Research published by astronomers from the European Space Agency (ESA) in the Journal Nature, explained how a piece of space debris, better known as the WTF1190F, is expected to reach earth. The object is not related to asteroids or other types of natural extraterrestrial bodies because of its low density, trajectory and highly elliptical orbit.
According to astronomers, the object may land near the Indian Ocean on November 13, off the southern coast of Sri Lanka. Nonetheless, also exist the possibility that before landing on earth, the mysterious object burns up when it enters in contact with the atmosphere because of its composition and low density. The size of its orbit is around 1 to 2 meters.
ESA astronomers declared that the object is artificial rather than natural, because it’s too light to be a space rock. Furthermore, the ESA astronomers declared that this artificial object might be a spent rocket booster.
“This is too low to be a natural space rock, but it is compatible with being a hollow shell, […] This density is, in fact, compatible with the object being a hollow shell” said the ESA’s Detlef Koschny in a statement.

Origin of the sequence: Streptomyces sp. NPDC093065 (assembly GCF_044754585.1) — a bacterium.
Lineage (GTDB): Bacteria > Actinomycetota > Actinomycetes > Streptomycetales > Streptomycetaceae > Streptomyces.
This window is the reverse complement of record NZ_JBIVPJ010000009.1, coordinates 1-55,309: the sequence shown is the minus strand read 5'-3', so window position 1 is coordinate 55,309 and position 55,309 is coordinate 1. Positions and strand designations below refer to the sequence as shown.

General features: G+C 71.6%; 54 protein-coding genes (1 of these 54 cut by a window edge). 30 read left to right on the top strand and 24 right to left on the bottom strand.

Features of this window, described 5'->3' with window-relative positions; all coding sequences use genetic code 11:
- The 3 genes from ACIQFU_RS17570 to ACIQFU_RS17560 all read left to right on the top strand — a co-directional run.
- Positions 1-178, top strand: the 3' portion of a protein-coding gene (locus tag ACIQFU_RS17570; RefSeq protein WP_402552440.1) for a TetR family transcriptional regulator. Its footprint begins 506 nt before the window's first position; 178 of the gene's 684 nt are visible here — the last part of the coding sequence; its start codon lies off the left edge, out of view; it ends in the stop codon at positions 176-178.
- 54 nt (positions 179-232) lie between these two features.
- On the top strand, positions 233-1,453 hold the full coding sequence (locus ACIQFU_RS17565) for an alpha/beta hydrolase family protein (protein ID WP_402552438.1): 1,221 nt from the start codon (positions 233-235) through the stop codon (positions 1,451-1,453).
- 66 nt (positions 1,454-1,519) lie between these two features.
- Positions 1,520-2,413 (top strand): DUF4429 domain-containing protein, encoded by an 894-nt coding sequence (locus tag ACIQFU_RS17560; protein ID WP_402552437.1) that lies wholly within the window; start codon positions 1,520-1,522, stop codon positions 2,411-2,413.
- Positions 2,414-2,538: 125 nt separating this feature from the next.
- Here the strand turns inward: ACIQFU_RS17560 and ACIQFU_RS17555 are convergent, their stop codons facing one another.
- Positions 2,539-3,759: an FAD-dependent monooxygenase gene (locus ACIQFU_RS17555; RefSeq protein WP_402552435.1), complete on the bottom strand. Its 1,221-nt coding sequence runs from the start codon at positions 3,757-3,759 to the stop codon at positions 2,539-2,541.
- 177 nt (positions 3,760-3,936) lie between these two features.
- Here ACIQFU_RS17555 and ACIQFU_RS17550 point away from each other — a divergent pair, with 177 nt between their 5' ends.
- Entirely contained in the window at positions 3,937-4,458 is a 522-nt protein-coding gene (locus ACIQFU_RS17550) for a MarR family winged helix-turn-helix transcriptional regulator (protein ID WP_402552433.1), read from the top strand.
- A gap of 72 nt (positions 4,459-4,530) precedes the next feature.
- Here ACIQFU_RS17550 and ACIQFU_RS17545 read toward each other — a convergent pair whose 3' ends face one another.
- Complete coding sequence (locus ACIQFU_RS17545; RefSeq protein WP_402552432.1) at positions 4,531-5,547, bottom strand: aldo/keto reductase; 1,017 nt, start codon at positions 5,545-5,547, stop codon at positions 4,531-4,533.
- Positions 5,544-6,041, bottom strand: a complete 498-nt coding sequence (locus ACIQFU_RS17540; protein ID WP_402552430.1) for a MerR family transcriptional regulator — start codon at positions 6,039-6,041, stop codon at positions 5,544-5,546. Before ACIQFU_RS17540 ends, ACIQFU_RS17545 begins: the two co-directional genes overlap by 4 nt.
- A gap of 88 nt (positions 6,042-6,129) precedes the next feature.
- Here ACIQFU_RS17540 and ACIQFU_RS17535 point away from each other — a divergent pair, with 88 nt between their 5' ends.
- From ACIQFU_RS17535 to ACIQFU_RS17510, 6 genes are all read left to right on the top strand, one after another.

History of ‘WTF’
The object identified as WTF1190F is speculated to be part of a destroyed space rocket. Some people said that it might belong to the panel shed of the famous NASA mission to the moon, Apollo.
However, this object could be an important lost part of the space history. This is not the first time that observers have spotted the object. According to ESA, the object was observed several times before in 2013, by a group of the Catalina Sky Survey at the University of Arizona.
Furthermore, the “space junk” has had a long trajectory, and now astronomers expect that this discovery helps them to introduce a whole new perspective to study what happens with the trajectory and impact of objects plummeting down the Earth’s atmosphere.
“An ideal opportunity to test our readiness for any possible future atmospheric entry events involving an asteroid, since the components of this scenario, from discovery to impact, are all very similar,” said ESA Astronomer Marco Micheli in a statement.